Review: Nokia 5300
The 5300 comes with the Series 40 3rd Edition operating system. It's highly customizable and will do pretty much anything you need in terms of accessing and controlling features of the phone.
When you first boot up the 5300, a standard wallpaper appears along with T-Mobile's "MyFaves" interactive phone book. It has 5 globes that represent the 5 people on Earth you deem most holy, and add to your circle of ultimate friends. You can add your friend's or family's faces to the globes in a fun caller-ID customization feature, and scroll through them sideways to get to the person you want to call. Of course, if this set up bugs you, you can get rid of it altogether and customize the home screen.
Hitting the center of the D-pad brings you to the main menu screen. Here there are 9 choices, laid out in grid fashion. Since the 5300 is a music phone, the music player is the first choice. Strangely, the grid layout doesn't allow you to use the numeric keypad as shortcuts to the items in the menu. We attempted to perform several adjustments to see if we had mistakenly turned this feature off, but could not activate it. This is a major oddity for an S40 phone, which typically permits such shortcuts. The view of the menu itself can be altered to meet each individual users' needs.
AD article continues below...
From the main menu, most of the selections bring you directly to an application. The left and right soft keys default to the most common actions for each menu. The only two selections that are folders, are the Fun & Apps and Settings icons. The Fun & Apps folder is where you'll find access to all your media, be it music, pictures, or video. Some of the menus in here don't make perfect sense. I can't quite say for certain why the "Organizer" application is under the Fun & Apps menu. I am not usually having fun when I am organizing. The Settings menu is the most extensive, and allows you to change almost every feature of the phone.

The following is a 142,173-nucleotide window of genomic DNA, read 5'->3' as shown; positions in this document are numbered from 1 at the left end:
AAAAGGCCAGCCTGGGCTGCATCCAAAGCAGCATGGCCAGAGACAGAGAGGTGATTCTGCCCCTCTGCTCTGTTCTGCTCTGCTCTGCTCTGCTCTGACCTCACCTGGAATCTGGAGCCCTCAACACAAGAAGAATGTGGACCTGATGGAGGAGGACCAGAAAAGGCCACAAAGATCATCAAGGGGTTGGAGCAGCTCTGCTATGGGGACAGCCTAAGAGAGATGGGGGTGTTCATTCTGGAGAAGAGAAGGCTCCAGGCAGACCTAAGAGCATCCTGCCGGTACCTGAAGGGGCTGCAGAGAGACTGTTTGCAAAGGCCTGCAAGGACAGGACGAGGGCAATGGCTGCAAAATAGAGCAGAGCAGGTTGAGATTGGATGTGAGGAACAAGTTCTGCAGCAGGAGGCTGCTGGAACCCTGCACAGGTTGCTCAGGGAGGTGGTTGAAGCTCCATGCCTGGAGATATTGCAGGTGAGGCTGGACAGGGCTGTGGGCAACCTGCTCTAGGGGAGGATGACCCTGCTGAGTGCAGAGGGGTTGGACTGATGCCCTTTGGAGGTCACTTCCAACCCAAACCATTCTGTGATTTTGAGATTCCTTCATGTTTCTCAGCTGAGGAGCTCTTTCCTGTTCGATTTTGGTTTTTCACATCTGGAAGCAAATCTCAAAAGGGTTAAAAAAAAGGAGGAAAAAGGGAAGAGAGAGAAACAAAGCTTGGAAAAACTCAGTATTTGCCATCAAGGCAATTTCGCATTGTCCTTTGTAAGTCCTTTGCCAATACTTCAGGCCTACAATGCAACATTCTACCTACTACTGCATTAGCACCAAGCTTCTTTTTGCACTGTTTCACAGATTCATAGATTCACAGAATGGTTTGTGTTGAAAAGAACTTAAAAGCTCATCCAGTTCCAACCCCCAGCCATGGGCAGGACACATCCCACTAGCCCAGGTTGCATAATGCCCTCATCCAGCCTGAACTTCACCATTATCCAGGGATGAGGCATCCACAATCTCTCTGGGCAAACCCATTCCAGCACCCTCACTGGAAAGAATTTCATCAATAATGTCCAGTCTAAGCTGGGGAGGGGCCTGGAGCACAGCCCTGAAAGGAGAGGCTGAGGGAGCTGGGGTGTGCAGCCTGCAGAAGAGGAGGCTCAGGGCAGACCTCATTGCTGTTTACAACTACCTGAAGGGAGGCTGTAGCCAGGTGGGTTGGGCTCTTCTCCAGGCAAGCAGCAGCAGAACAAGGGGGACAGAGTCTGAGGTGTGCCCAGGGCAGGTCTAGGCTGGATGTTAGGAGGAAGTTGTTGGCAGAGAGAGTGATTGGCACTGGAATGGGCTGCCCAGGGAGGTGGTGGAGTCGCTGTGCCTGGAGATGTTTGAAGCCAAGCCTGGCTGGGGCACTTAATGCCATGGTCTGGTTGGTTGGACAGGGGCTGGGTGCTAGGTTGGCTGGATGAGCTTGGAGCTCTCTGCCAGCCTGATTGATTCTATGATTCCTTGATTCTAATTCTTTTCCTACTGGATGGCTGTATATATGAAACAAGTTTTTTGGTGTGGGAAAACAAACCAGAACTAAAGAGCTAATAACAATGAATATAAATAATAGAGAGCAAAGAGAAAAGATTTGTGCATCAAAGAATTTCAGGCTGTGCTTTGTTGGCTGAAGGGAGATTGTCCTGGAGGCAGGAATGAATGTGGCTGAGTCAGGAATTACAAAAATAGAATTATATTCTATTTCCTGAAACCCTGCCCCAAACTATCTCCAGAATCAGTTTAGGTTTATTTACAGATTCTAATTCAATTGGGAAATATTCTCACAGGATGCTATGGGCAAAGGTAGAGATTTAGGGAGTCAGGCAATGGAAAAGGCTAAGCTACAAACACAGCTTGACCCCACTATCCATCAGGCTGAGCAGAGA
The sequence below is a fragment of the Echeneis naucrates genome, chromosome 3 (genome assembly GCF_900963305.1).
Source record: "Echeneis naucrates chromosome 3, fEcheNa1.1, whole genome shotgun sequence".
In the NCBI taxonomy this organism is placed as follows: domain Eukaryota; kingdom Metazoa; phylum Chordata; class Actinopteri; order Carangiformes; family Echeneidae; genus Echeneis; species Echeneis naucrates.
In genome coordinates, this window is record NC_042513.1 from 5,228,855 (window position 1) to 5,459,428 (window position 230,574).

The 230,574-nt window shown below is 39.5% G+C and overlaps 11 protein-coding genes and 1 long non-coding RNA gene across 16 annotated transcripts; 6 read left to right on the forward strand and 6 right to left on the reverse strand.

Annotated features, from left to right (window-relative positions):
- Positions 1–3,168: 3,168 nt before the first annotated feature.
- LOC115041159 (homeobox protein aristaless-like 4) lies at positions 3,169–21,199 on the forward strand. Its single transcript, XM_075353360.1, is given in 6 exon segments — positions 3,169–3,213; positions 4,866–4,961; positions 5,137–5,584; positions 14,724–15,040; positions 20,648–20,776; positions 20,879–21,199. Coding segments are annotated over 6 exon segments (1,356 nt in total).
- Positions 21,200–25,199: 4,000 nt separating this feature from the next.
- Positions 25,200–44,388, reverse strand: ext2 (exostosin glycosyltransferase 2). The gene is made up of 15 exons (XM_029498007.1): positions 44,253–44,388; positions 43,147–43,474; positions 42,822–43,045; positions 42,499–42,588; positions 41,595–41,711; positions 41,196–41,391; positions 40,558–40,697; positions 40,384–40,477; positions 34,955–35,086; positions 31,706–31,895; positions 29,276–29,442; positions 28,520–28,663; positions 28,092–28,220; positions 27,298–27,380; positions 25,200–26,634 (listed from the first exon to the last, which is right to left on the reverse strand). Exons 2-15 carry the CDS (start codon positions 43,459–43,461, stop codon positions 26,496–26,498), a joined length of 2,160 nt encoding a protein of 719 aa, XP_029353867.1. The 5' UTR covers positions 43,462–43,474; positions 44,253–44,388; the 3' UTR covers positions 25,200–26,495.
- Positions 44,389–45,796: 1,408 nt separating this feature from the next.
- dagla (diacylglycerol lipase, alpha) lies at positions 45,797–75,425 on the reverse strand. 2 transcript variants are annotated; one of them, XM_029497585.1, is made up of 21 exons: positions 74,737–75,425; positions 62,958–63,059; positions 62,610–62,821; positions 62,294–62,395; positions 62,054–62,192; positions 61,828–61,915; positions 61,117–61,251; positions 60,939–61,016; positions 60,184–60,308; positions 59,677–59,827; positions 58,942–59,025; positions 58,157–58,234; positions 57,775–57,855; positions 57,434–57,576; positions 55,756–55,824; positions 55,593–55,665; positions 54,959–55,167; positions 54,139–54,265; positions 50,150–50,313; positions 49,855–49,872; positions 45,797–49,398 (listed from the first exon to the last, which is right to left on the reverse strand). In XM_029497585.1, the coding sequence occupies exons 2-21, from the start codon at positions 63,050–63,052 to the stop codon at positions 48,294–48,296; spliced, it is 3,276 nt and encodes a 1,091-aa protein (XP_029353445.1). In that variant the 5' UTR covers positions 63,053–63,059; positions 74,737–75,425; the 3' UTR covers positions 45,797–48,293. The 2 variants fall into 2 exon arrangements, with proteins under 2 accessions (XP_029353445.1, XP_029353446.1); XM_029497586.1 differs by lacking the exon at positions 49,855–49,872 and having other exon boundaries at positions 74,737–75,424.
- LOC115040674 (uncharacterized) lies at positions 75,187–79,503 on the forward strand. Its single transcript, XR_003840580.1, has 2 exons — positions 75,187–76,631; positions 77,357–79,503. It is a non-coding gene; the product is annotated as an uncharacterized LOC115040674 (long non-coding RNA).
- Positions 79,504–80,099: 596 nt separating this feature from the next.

For users interested in quickly accessing what matters (music player, phonebook, messages), the factory D-pad shortcuts get the job done. The D-pad and function keys can be customized to access most features.
If you have the "MyFaves" screentop view selected, the left and right soft keys and D-pad are re-wired to perform different tasks. The phone notifies you what these revised selections are when you make the switch. These are much less intuitive to use. For example, hitting the center of the D-pad opens whichever of your Faves is highlighted on the screen. The left and right sides of the D-pad scroll through your Faves rather than access applications.
Review: LG G3 Vigor for AT&T
The Vigor from LG is a poor man's G3. It offers the G3's good looks in a smaller, more affordable package.
Review: Nokia Lumia 830 for AT&T
The Lumia 830 is a powerful mid-range smartphone for AT&T that performs far above its stature. This well-made, good-looking phone could fool you into thinking it's a flagship.
Review: Samsung Galaxy J3 for Boost Mobile
The Galaxy J3 may not look like much, but it performs far better than its meager price point would suggest. It's not perfect, but this low-cost Android smartphone for Boost Mobile is a good pick if you're looking for something in the middle of the pack.
Review: Samsung Galaxy S8
Samsung's Galaxy S8 flagship raises the bar for smartphones thanks to its eye-popping display, attractive design, and blistering performance. This Android handset impresses in nearly every way.
Review: LeEco LePro3
The LePro3 from LeEco is a flagship-class device that costs hundreds of dollars less than today's top phones, and yet it delivers almost-as-good performance. This unlocked Android Marshmallow smartphone works on AT&T and T-Mobile's LTE 4G networks and carries a bevy of video content apps.